Small Businesses to Rally for Net Neutrality
DENVER–Activists from around the state will rally at Senator Cory Gardner’s Denver office on Monday, May 14 at 5:30 PM in support of net neutrality.
The rally will highlight the importance of net neutrality protections for small business owners.
“Entrepreneurs across Colorado depend on a free and open internet,” said Caroline Fry, Advocacy & Media Manager with Colorado Common Cause. “Without net neutrality, internet service providers can block customers from viewing online content. Unless a small business owner can afford to pay for ‘priority access,’ their website may not be available to customers – which restricts their ability to participate and compete in the online marketplace.”
The goal of the rally is to pressure Senator Gardner to support a resolution that would overturn the Federal Communications Commission’s decision to roll back open internet protections last December. Sen. Edward Markey, D-MA, and other Senate Democrats filed a discharge petition on the resolution today to pry it from committee; Markey is believed to have commitments of support just shy of the 51 needed to force a vote.
“The Senate has an opportunity to take a major step forward in restoring the net neutrality rules,” Common Cause said in a statement supporting Markey’s effort. “The internet belongs to everyone and is vital to a functioning democracy. Whether accessing news and information, applying for jobs, starting a business, or doing homework, millions of Americans rely on equal access to the internet.”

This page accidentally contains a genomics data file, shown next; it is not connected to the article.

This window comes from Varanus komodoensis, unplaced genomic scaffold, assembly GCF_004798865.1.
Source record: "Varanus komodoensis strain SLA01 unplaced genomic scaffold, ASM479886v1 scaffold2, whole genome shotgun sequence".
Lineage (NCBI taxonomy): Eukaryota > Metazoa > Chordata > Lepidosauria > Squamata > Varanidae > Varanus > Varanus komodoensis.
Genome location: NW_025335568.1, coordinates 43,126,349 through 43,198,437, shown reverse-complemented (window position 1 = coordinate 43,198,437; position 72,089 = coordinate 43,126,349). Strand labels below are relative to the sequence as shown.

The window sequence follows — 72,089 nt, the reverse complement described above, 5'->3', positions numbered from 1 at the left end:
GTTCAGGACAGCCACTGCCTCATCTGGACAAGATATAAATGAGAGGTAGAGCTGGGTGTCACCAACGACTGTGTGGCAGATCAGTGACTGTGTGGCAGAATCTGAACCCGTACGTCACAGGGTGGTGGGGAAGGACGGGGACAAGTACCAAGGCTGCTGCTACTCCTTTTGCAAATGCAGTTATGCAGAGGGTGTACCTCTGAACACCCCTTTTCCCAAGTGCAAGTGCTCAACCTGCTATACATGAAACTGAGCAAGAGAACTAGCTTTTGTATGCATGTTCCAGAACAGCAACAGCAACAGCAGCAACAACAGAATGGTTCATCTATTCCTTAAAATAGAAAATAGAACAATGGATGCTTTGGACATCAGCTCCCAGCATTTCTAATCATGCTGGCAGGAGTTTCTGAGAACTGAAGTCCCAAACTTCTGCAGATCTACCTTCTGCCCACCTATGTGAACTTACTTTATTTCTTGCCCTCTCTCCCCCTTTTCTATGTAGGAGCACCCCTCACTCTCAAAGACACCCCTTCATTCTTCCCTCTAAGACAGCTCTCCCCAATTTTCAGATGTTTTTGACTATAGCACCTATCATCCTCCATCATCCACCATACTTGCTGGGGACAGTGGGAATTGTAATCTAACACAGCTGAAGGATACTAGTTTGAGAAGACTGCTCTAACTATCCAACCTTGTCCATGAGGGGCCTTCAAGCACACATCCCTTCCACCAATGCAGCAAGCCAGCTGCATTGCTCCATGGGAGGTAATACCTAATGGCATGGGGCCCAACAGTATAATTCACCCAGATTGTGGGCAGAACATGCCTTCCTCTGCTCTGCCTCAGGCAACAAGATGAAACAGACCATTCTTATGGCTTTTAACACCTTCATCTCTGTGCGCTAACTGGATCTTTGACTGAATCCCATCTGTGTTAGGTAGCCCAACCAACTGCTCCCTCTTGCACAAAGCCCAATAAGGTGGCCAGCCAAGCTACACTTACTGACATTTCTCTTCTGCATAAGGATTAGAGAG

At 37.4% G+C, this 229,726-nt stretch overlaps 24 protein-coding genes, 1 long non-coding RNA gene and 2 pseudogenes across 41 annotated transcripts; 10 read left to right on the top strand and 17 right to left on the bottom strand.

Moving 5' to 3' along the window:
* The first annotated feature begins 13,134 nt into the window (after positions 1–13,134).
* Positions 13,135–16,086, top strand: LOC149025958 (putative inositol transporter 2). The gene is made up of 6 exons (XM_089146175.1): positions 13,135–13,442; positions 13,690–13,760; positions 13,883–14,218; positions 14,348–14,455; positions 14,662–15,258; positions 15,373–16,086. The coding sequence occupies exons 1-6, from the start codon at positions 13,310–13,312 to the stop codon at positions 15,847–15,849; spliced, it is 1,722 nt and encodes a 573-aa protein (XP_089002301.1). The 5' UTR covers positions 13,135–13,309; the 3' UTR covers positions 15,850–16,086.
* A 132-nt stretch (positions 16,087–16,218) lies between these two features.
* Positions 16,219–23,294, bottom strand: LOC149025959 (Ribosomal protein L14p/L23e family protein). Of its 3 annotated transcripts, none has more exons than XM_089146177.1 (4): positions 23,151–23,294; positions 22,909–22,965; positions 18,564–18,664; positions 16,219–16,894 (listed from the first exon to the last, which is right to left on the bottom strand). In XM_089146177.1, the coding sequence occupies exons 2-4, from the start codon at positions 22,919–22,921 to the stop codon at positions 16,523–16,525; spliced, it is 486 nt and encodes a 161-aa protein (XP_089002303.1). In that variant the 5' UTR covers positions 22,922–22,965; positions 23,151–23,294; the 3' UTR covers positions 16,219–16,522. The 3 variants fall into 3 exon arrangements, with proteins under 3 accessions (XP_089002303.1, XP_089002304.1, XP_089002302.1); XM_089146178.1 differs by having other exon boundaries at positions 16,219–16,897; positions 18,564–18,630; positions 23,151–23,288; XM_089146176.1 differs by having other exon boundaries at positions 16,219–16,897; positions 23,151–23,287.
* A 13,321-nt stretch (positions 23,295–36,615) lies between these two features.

Net Neutrality guarantees that everyone with an internet connection has an equal opportunity to share ideas, information and other content with everyone else who is connected. It has helped make the internet a kind of electronic town square.
Rules adopted by the FCC in 2015 barred internet service providers (ISPs) like Comcast and Verizon from creating fast and slow lanes for access to websites and levying extra fees for the use of the fast lanes. Without these rules, ISPs could slow down or even block the delivery of content they don’t like. For example, Comcast, which owns NBC, could keep entertainment and news programs produced by rivals like CNN and Fox News from reaching its broadband customers.
“It’s no surprise that the most recent polls show an overwhelming majority of Americans support the net neutrality rules” the Common Cause statement adds. “With this Senate vote, the American people will know who’s looking out for them and who’s looking out for the interests of the big internet service providers. People back home are watching, senators, and they will remember in November how you voted in May.”
Caroline Fry, Colorado Common Cause